In fact, the above block is the only OS-specific configuration in my whole .emacs file. I’d like to keep it that way.

Unwelcome surprise – homebrew Emacs has no GUI after OS X Mojave update

I finally got around to upgrading my OS X installation from Mojave to High Sierra – my OS update schedule is usually based on the old pilot wisdom of “don’t fly the A model of anything”. As part of the upgrade, I ended up reinstalling all homebrew packages including Emacs to make sure I was all up to date. That proved to be a big mistake as I suddenly had a GUI-less Emacs. Of course I found the post on Irreal about the Emacs homebrew package being broken on Mojave after, well, I noticed that my Emacs GUI wasn’t working. Oops.

A bit more poking around the Internet brought me to the homebrew cask for the Emacs Mac Port. As the screenshot below shows, it works with a UI on Mojave, so if you’re looking for an alternative to the regular Emacs port, this one seems to be fine, at least based on a quick “test drive”.

Screenshot of a GUI Emacs 26.1.92 running on Mac OS X Mojave
Working Emacs For Mac on OS X Mojave

Time to make sure that the installed packages are also working as it doesn’t seem to recognise org2blog and I ended up having to write this post in the WordPress editor. Can’t have that.

2009 Mac Pro running an AMD RX470 graphics card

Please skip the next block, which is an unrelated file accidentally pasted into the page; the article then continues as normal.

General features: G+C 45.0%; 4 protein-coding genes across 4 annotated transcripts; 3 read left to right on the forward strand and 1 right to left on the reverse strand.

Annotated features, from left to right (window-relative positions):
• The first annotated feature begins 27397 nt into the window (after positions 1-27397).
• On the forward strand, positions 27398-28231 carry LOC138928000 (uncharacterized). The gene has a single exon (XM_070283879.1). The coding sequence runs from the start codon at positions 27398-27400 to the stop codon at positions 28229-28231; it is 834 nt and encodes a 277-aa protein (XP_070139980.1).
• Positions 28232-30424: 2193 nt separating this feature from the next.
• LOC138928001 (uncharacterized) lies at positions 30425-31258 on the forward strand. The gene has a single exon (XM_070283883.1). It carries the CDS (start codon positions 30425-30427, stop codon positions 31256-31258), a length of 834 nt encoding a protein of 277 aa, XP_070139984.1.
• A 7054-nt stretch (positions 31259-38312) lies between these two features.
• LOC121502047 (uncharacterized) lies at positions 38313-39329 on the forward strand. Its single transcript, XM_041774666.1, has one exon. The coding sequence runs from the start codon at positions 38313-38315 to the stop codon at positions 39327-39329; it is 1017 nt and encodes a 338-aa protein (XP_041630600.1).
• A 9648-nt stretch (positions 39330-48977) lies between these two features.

I thought this was going to be a long post about upgrading the graphics card in my Mac Pro

As I’ve mentioned before on this blog, I still have one of the “cheese grater” Mac Pros around. It’s a 2009 that I upgraded somewhat with SSD, 6 core Xeon and a few other small goodies. As I split my time between Linux, Windows and OS X, I like having it around but can’t really justify getting a newer machine.

Anyway, I’m upgrading my monitor to wide screen monitor and the old graphics card (Apple branded AMD Radeon 7970) was unlikely to be too happy about it. Plus, I had a spare AMD RX470 lying around from upgrading the graphics card in my PC. The Hackintosh community seems to generally recommend AMD cards for newer versions of OS X, so I figured I’d give it a try. The RX470 is listed as a supported card in newer versions of OS X after all.

The whole amount of drama to get the card to work in the Mac went – open case, pull old card, fit new card, close case, ignore the lack of boot progress screen, job done. That was certainly a lot less fuss than I had expected.

2009 Mac Pro running an AMD RX470 graphics card
My Mac Pro showing off it’s shiny used RX470 graphics card

The card is an ASUS Strix RX470, but I don’t think the brands matter too much. Although the Hackintosh forums seem to have identified one or two brands that don’t work that well with OS X. And yes, I’m still running High Sierra. Works fine for what I need this box for.

Installing specific major Java JDK versions on macOS via Homebrew

Update 2019-11-16: I updated the syntax for the homebrew cask search as “brew cask search” is deprecated. Also, while the post below still mentions the java8 cask, only the java6 and java 11 casks are currently available.

Update 2019-05-07: The java8 cask is affected by recent licensing changes by Oracle. There’s a discussion over on github about this. I’m leaving the post up partially for historic context. The java8 cask is no longer available, at least at the time of writing.